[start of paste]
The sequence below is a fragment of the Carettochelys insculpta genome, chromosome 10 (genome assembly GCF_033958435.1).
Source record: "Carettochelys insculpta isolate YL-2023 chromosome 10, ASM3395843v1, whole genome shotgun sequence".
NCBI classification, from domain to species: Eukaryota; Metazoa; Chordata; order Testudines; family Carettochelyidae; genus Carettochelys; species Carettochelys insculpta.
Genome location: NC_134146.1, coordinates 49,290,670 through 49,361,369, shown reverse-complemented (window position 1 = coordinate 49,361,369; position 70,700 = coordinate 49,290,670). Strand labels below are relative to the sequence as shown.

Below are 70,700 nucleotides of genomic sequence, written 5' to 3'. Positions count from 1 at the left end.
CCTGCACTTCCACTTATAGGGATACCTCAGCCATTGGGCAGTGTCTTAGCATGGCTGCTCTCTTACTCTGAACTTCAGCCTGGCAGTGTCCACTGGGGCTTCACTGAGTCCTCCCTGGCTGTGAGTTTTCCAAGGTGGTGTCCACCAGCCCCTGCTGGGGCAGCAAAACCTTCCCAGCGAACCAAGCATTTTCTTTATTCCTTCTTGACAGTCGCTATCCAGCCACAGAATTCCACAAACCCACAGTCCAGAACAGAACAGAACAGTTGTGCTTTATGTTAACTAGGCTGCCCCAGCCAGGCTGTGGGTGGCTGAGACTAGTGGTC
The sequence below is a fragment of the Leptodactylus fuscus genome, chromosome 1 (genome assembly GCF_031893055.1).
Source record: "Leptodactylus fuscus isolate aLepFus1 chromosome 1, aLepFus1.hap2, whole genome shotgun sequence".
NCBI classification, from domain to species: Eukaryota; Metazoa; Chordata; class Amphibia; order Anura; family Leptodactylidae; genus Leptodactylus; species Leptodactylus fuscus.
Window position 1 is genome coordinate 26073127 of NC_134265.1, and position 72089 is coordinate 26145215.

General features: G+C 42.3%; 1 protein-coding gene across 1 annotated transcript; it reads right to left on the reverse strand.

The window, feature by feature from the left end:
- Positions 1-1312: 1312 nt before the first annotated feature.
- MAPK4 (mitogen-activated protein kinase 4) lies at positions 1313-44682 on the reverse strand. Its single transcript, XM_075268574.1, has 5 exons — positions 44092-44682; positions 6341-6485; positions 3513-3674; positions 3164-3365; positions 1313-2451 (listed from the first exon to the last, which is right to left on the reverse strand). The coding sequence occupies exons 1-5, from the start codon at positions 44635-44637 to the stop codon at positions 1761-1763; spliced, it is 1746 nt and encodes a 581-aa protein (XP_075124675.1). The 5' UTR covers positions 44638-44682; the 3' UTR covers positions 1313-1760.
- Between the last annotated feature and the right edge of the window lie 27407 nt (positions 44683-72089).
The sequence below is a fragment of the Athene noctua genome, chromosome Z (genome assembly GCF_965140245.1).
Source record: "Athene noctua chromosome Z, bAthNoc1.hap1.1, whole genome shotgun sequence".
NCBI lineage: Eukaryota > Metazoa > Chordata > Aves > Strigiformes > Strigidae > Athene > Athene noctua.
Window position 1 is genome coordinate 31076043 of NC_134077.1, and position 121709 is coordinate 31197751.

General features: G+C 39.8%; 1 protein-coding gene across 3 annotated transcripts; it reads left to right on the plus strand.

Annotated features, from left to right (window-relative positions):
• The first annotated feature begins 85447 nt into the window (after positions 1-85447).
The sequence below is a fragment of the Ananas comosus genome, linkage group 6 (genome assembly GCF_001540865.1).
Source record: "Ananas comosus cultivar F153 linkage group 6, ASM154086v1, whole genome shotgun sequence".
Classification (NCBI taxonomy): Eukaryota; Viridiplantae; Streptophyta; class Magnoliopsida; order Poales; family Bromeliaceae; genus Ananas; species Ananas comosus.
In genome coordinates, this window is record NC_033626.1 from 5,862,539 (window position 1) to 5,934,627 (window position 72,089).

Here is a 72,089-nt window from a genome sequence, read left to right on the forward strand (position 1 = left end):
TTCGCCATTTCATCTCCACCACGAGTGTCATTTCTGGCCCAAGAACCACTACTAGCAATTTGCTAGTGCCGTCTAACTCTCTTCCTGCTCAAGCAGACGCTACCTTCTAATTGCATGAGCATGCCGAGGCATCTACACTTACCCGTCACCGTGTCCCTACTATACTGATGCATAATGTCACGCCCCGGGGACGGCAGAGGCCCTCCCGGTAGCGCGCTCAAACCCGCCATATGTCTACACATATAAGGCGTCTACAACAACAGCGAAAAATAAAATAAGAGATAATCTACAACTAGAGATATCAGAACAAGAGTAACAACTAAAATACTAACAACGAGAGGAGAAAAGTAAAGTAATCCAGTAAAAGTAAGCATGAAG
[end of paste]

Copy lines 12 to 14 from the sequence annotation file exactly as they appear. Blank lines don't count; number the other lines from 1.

The window, feature by feature from the left end:
- Positions 1-1312: 1312 nt before the first annotated feature.
- MAPK4 (mitogen-activated protein kinase 4) lies at positions 1313-44682 on the reverse strand. Its single transcript, XM_075268574.1, has 5 exons — positions 44092-44682; positions 6341-6485; positions 3513-3674; positions 3164-3365; positions 1313-2451 (listed from the first exon to the last, which is right to left on the reverse strand). The coding sequence occupies exons 1-5, from the start codon at positions 44635-44637 to the stop codon at positions 1761-1763; spliced, it is 1746 nt and encodes a 581-aa protein (XP_075124675.1). The 5' UTR covers positions 44638-44682; the 3' UTR covers positions 1313-1760.